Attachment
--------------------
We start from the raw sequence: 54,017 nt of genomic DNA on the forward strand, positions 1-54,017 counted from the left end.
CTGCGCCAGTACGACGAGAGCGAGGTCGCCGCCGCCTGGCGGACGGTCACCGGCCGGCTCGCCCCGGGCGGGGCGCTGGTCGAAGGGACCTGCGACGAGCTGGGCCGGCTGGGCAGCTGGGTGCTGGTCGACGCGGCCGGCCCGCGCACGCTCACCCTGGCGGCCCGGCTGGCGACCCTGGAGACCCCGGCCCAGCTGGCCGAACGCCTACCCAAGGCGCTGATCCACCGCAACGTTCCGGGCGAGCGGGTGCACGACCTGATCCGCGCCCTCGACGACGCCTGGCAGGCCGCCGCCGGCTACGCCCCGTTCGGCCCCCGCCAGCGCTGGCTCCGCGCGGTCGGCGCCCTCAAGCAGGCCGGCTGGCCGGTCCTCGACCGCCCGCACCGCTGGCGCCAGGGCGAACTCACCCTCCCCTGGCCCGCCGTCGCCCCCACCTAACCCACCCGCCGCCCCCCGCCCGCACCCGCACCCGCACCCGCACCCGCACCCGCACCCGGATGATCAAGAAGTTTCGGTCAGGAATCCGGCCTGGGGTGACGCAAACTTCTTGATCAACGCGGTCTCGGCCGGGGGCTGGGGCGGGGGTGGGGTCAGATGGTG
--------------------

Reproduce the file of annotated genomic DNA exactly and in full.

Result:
We start from the raw sequence: 54,017 nt of genomic DNA on the forward strand, positions 1-54,017 counted from the left end.
CTGCGCCAGTACGACGAGAGCGAGGTCGCCGCCGCCTGGCGGACGGTCACCGGCCGGCTCGCCCCGGGCGGGGCGCTGGTCGAAGGGACCTGCGACGAGCTGGGCCGGCTGGGCAGCTGGGTGCTGGTCGACGCGGCCGGCCCGCGCACGCTCACCCTGGCGGCCCGGCTGGCGACCCTGGAGACCCCGGCCCAGCTGGCCGAACGCCTACCCAAGGCGCTGATCCACCGCAACGTTCCGGGCGAGCGGGTGCACGACCTGATCCGCGCCCTCGACGACGCCTGGCAGGCCGCCGCCGGCTACGCCCCGTTCGGCCCCCGCCAGCGCTGGCTCCGCGCGGTCGGCGCCCTCAAGCAGGCCGGCTGGCCGGTCCTCGACCGCCCGCACCGCTGGCGCCAGGGCGAACTCACCCTCCCCTGGCCCGCCGTCGCCCCCACCTAACCCACCCGCCGCCCCCCGCCCGCACCCGCACCCGCACCCGCACCCGCACCCGCACCCGGATGATCAAGAAGTTTCGGTCAGGAATCCGGCCTGGGGTGACGCAAACTTCTTGATCAACGCGGTCTCGGCCGGGGGCTGGGGCGGGGGTGGGGTCAGATGGTG